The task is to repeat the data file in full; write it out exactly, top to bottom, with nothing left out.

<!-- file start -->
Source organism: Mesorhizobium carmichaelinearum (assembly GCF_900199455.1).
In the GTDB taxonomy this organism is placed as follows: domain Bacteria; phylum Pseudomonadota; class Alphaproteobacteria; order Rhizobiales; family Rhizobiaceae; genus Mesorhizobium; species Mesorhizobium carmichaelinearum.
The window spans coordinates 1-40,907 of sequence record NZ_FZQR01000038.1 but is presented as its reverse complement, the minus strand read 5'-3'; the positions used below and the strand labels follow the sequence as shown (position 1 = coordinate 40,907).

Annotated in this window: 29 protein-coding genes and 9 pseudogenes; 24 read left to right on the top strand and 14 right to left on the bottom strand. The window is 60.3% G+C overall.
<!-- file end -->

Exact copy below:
Source organism: Mesorhizobium carmichaelinearum (assembly GCF_900199455.1).
In the GTDB taxonomy this organism is placed as follows: domain Bacteria; phylum Pseudomonadota; class Alphaproteobacteria; order Rhizobiales; family Rhizobiaceae; genus Mesorhizobium; species Mesorhizobium carmichaelinearum.
The window spans coordinates 1-40,907 of sequence record NZ_FZQR01000038.1 but is presented as its reverse complement, the minus strand read 5'-3'; the positions used below and the strand labels follow the sequence as shown (position 1 = coordinate 40,907).

Annotated in this window: 29 protein-coding genes and 9 pseudogenes; 24 read left to right on the top strand and 14 right to left on the bottom strand. The window is 60.3% G+C overall.